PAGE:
In this lesson, you will take your game from an idea to a plan. To do this, we need to design the project so that you can get the idea across quickly, and then add in more features once you have a working prototype.
The first thing we will do is try to make the project as small as possible. The goal is to design something that you can make a working version as quickly as possible. This takes some of the pressure off, and allows you to start testing it from a play perspective to keep improving it with play in mind.
This smallest version of your project is called the Minimum Viable Product, the absolute simplest version of the project that does only the things it needs to be a game. One of the benefits of Game Jams is that they help you focus on what you can accomplish in a short period of time. You can harness this power by asking yourself what the game would look like if you had to finish it today, then what it would look like in a week. Once you have an MVP, it is always possible to add more, so it is to your advantage to make this truly the minimum possible, and then plan to expand from there.
A vertical slice takes your MVP a step further, and builds out one experience of your game to its full potential, complete with the art, sounds, mechanics, and special effects that get your full vision for your game across. A vertical slice is not the whole game, but the idea behind it is to be able to show what your fully finished game would look like, to get people interested and understanding your intention for the project.
Iteration, in a technical sense, refers to code that loops back through itself repeatedly. In the broader view of game development, iteration is repeating the process of developing, playtesting, and improving your design. Your game will improve each time you iterate over this process, so the sooner you get it to a playable state, the sooner you can start improving it.
You don’t need to have a complete blueprint before you start building your game. One of the best parts of working in a digital medium is how easy it is to undo your changes and start back over from a different point. However, to save time and to make sure your game gets finished, it’s a good idea to decide on some core aspects of your game in advance, so that all the pieces work together to create the whole.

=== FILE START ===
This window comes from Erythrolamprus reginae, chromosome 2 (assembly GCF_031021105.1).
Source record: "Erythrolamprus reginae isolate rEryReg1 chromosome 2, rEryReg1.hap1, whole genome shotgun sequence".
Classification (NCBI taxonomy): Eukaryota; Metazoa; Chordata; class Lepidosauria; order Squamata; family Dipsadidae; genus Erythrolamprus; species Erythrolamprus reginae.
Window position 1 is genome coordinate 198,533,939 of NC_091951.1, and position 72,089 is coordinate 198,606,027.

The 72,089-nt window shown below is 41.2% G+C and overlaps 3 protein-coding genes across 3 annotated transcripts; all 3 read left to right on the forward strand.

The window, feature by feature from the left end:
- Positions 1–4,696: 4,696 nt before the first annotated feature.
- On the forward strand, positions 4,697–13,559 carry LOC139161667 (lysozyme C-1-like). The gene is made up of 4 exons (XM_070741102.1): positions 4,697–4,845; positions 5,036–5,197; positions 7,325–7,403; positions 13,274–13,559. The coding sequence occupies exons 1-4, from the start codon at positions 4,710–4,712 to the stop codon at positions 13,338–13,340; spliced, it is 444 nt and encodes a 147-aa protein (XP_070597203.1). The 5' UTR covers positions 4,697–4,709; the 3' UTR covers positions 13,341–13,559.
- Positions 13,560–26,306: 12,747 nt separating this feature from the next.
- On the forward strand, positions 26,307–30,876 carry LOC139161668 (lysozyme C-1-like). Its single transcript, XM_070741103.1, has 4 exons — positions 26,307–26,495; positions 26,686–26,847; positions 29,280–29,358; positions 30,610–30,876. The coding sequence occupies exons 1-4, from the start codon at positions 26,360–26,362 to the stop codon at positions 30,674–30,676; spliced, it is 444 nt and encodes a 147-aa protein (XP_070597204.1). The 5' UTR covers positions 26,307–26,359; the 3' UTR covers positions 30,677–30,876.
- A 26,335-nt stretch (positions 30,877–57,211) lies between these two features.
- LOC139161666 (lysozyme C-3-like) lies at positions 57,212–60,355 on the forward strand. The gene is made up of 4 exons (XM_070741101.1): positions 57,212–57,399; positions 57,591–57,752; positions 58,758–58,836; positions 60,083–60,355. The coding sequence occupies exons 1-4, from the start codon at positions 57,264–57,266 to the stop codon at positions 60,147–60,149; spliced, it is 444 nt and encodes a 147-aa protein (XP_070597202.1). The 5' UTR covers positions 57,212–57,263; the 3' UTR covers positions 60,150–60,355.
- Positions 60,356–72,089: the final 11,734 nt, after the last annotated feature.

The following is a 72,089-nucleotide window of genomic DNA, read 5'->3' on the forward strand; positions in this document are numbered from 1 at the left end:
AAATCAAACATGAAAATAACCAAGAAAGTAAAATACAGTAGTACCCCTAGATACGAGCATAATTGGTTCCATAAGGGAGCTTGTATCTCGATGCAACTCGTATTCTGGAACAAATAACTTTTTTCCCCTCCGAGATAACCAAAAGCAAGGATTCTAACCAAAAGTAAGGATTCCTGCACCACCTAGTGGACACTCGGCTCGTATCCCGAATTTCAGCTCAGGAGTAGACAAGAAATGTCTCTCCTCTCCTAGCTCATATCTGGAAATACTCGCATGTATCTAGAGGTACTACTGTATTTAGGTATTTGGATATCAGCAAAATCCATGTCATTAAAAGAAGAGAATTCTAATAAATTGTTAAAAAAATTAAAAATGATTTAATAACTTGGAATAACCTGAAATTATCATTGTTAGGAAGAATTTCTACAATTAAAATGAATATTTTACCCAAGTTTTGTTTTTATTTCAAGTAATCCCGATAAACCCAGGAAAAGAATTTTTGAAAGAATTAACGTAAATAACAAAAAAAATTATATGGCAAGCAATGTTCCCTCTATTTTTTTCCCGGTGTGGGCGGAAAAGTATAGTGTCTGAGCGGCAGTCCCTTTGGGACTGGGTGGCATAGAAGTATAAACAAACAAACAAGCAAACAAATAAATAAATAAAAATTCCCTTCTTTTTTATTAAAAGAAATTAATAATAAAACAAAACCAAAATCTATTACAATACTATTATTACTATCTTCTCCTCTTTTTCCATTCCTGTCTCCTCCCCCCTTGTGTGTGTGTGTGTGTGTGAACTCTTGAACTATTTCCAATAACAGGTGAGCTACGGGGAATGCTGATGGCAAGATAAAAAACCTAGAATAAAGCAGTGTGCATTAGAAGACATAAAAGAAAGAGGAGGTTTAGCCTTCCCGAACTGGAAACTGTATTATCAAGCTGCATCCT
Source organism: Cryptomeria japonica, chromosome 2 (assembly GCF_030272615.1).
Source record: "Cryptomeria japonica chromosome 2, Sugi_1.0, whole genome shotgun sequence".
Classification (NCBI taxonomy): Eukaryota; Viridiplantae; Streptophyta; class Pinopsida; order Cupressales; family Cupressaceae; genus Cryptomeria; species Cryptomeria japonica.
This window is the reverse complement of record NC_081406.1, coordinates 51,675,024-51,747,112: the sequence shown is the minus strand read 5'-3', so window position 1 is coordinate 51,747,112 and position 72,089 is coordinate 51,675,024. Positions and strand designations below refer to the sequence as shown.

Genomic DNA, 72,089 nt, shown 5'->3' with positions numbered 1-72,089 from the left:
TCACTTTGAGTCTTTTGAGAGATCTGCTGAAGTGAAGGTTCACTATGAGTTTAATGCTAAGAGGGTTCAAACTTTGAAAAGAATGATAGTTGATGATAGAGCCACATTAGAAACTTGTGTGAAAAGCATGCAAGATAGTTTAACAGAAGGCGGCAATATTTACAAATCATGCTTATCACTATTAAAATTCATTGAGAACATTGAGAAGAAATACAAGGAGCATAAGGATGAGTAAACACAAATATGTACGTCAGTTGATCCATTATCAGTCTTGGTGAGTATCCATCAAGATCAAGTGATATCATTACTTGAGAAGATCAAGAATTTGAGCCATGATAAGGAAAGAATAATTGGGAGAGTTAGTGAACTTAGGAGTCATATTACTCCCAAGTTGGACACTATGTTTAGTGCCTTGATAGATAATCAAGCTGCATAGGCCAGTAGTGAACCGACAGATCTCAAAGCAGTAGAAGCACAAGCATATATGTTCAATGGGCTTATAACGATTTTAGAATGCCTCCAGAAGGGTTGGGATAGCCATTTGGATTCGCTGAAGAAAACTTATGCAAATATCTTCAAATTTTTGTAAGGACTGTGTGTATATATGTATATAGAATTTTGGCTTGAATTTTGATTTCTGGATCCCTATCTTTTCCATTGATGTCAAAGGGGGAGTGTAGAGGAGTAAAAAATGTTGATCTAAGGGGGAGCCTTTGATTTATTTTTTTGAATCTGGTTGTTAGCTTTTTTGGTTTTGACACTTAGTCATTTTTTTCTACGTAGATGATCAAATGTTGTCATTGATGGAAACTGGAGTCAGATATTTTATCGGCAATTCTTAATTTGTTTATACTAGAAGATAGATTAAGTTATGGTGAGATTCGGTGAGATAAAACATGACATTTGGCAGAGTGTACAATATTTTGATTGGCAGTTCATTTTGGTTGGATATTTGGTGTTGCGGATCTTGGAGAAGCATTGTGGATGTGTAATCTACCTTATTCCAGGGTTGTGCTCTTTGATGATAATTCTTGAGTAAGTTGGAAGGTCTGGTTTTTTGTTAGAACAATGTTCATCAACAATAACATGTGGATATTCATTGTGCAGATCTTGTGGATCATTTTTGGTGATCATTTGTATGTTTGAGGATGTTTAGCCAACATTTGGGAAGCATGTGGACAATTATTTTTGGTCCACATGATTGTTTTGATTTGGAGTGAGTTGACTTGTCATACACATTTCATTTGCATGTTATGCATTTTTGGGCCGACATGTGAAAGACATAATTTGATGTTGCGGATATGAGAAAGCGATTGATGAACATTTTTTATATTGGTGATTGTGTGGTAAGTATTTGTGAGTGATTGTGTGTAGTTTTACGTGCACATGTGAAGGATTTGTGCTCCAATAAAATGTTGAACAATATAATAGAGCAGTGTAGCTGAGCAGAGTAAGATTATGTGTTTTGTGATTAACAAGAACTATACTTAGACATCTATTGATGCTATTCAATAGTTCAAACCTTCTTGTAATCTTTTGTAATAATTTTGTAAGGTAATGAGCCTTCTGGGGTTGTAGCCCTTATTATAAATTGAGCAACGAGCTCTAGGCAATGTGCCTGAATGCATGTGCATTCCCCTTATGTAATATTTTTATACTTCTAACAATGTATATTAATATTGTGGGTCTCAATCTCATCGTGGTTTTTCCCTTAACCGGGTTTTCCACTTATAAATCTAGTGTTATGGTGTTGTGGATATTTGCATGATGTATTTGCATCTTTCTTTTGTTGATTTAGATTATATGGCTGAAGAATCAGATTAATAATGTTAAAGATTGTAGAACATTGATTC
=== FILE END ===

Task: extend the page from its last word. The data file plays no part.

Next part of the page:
You can design a great game by thinking first about what the player should be able to do. Giving players the ability to try things that are out of the ordinary, physically impossible, or never before thought of is the driving force behind many games, and keeping this in mind will help you focus on the fun and power and in your game.
Once you have player mechanics, the next step is to think about their goals. This could be how to win, or score points, or any sort of goal system that you devise to give players an interesting thing to work towards in your game. You also need to think about what happens when players don’t meet that goal, or do something that requires them to start again. How much of their progress toward the goal will be saved, and how much will be reset is an important factor in a game, and can help your create the level of challenge that inspires players to keep trying.
Choosing the artistic style for your game ultimately comes down to storytelling. What do the props, space, and colors of your game tell you about why we are here and what the player is trying to do. Besides the look of the world, you can also take the opportunity to consider the audio, and the general feeling that the artistic aspects of your game should support.
Since you have scoped your game down to a MVP, you should also take the time to keep track of the ideas that you set aside in the process. You may have lots of ideas that you can’t incorporate into this project, and those are just excellent starting points for future games or later additions to your project. Keeping track of these dreams will give you a source of inspiration for the future.